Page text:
A couple of years ago, I moved to Stratford, Ont., a lovely city of 30,000 about an hour-and-a-half’s drive south-west of Toronto nestled in the snow belt on the scenic river Avon amid farm country. It’s home to a famous theatre festival, pig farming, car part factories and a well-known chefs school. A real town with enough eccentricity to welcome a vintage-clad urban type like moi who’s wont to call it the land of Shakespeare, swine and swans.
A strong believer in immersing myself in the local culture, especially when it comes to food, I recently found myself in Stratford’s cavernous newly built, fluorescent-lit Rotary Rec Complex attending an annual event of 45 years: The Sparerib and Pigtail Dinner.
Clad in one of my several vintage animal-print coats (all reminiscent of Hamburg 1965), I was seated at one of the many long tables each covered in white plastic sheets (Chinese restaurant-style) at which row upon row of blue chairs were neatly lined up.
After a brief chat with Stratford’s affable mayor Dan Mathieson, who explained that this fundraiser makes big bucks for for local hockey team the Stratford Cullitons, I watched the action.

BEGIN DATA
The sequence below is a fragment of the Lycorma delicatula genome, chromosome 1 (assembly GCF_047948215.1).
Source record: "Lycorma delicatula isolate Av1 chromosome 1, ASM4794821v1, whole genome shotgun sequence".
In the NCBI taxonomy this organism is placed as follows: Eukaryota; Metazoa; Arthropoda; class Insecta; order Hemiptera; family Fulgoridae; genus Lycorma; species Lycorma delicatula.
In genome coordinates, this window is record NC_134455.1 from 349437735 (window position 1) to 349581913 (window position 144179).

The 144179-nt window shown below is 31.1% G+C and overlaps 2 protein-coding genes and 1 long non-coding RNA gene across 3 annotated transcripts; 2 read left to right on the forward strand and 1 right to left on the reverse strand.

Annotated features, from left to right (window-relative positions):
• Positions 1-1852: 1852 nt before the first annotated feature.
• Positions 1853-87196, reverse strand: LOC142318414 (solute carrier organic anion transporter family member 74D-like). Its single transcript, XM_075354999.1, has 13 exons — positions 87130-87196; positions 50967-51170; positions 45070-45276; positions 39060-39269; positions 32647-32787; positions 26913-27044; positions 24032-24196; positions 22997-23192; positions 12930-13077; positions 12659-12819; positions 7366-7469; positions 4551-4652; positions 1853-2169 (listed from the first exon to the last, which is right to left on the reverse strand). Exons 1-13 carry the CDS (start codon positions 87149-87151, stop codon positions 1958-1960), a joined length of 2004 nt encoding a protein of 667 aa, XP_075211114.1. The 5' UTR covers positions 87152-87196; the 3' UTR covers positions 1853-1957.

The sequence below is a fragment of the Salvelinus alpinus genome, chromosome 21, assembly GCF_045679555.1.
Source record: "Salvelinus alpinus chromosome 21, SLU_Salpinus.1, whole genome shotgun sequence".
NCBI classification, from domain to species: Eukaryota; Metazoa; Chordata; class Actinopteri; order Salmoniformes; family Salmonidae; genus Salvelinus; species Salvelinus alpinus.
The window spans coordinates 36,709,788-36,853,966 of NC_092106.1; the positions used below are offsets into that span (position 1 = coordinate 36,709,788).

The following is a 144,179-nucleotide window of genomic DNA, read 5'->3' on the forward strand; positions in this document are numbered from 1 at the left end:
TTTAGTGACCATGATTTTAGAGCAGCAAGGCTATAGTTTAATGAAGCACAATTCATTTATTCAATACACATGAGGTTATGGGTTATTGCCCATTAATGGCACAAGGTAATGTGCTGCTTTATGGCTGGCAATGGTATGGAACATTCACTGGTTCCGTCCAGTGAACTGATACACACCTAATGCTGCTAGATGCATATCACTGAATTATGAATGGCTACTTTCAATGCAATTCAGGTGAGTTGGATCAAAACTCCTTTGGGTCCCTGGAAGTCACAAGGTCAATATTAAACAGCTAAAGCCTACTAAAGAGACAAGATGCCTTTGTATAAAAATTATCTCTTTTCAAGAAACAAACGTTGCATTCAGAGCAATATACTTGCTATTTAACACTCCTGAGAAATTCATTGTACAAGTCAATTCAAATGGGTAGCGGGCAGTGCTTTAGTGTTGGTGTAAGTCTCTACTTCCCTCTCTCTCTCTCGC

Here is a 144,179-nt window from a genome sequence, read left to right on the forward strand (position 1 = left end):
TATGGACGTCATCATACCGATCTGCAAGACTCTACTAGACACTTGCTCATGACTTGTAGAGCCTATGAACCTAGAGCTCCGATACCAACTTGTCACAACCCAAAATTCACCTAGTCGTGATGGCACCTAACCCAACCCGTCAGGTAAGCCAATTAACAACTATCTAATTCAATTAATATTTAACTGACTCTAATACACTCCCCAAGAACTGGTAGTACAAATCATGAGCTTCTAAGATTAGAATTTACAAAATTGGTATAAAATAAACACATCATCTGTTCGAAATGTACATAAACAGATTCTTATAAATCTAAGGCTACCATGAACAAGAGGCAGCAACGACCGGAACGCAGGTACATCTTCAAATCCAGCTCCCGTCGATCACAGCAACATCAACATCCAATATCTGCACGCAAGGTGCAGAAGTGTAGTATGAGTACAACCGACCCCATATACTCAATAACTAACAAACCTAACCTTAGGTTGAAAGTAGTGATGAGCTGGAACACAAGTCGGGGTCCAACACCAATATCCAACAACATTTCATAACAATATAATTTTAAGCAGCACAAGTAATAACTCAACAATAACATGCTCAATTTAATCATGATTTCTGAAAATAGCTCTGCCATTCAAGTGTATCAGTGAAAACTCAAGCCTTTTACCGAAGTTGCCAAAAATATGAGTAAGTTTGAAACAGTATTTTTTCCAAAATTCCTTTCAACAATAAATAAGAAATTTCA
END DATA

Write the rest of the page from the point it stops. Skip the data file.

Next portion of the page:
About a dozen men and women were unloading vats of food from heated containers on wheels at one end of the room. On the other side, a bar serving mostly beer from kegs was attracting a huge and ever-increasing crowd.
Soon, the assembly line of servers began dishing out rolled stuffed ribs, pigtails (both of these are local specialties), creamy scalloped potatoes, superb sauerkraut and all kinds of pie to folks wanting take-out. Some had brought boxes with them in order to carry several servings at a time. One young man dressed neatly in black trousers and a grey jacket, the mayor noted, was a regular who brings the meals back to his place of work: a funeral home.
Soon it was time for those dining in to join the line-up. Our paper plates were bending at the sides so bountiful were the servings. Once seated, I began chatting with a man who works as an engineering consultant in Stratford and commutes to a nearby town. Looking around, I made an observation. “I seem to be the only woman here,” I noted suddenly aware that, among the almost 1,000 attendees, I was the lone female.
“Yes, a woman at work told me this is a stag event,” came his shocking reply.
Munching on on those delicious ribs (all food is prepared by Kennedy’s restaurant in nearby St. Agatha), I quickly understood the mostly friendly but occasionally funny looks I’d been getting and made a quick decision: To enjoy this sumptuous meal and vamoos.
Pondering all this the next day, I realized why the fellow from whom I’d bought my $20 ticket the week before had seemed surprised. I also realized it wasn’t my animal-print coat that was making me stand out in this hungry crowd.
Writing this, I can still taste those fall-off-the-bone ribs and that delectably chewy roast pigtail in its sticky, slightly sweet sauce. Maybe next year I’ll bring along one of my fellow foodie female friends and start a trend.